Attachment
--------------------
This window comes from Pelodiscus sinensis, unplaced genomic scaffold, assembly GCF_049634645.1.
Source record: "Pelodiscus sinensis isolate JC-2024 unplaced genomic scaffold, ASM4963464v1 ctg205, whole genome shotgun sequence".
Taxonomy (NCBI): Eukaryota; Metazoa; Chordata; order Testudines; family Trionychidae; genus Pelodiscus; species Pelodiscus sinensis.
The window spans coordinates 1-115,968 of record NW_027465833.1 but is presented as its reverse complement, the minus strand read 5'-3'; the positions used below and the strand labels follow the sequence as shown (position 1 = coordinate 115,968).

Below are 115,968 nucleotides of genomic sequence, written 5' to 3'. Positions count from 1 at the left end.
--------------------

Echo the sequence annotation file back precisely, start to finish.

This window comes from Pelodiscus sinensis, unplaced genomic scaffold, assembly GCF_049634645.1.
Source record: "Pelodiscus sinensis isolate JC-2024 unplaced genomic scaffold, ASM4963464v1 ctg205, whole genome shotgun sequence".
Taxonomy (NCBI): Eukaryota; Metazoa; Chordata; order Testudines; family Trionychidae; genus Pelodiscus; species Pelodiscus sinensis.
The window spans coordinates 1-115,968 of record NW_027465833.1 but is presented as its reverse complement, the minus strand read 5'-3'; the positions used below and the strand labels follow the sequence as shown (position 1 = coordinate 115,968).

Below are 115,968 nucleotides of genomic sequence, written 5' to 3'. Positions count from 1 at the left end.